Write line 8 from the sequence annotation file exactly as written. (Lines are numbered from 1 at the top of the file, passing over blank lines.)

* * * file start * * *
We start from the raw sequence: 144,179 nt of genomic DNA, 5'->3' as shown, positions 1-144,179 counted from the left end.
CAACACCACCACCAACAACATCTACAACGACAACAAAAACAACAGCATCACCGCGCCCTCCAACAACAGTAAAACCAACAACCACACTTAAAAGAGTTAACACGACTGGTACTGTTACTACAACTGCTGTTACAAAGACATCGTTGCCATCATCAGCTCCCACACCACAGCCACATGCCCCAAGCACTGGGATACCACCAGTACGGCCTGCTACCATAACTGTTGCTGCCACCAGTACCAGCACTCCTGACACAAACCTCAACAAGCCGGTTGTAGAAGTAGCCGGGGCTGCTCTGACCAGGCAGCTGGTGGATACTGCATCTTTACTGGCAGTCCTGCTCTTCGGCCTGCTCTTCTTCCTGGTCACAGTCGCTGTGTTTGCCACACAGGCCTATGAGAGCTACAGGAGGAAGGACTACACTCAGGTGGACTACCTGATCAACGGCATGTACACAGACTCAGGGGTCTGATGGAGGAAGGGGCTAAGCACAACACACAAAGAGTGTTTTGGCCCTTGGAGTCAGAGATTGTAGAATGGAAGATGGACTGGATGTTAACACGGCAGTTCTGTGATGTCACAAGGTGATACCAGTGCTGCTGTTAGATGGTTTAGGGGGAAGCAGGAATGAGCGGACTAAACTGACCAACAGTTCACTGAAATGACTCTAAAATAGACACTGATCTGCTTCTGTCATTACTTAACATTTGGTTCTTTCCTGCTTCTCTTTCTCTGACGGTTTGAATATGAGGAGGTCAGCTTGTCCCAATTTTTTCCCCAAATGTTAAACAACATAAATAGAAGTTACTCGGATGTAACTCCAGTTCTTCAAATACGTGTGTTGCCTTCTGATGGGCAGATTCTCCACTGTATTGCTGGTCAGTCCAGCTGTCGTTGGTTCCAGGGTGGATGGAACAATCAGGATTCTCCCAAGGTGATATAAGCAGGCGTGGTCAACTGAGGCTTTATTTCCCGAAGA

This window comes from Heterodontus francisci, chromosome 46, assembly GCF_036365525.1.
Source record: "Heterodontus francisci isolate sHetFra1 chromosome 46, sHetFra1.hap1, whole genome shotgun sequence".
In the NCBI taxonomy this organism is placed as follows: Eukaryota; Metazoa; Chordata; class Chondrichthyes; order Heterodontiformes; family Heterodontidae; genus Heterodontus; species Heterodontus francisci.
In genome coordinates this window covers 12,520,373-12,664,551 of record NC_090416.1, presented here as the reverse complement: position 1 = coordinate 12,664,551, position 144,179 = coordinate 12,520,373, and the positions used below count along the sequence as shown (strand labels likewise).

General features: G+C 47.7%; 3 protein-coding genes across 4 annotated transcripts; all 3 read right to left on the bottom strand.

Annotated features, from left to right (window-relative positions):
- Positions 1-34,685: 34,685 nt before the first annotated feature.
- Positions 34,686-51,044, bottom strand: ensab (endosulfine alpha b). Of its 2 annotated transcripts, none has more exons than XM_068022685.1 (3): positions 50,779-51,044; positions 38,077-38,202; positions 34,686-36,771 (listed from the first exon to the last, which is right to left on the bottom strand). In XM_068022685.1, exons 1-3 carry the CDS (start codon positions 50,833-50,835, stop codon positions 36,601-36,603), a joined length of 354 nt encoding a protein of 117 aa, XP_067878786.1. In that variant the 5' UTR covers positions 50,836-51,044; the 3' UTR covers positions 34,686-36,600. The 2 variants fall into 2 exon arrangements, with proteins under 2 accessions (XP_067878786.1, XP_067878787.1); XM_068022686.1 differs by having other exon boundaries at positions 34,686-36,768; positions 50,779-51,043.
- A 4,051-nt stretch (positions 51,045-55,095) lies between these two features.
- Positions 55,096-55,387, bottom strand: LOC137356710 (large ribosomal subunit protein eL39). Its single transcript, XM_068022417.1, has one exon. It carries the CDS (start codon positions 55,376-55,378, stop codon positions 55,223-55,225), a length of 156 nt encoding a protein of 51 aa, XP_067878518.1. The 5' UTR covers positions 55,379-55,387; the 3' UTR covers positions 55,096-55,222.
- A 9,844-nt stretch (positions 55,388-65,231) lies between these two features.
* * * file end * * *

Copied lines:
Annotated features, from left to right (window-relative positions):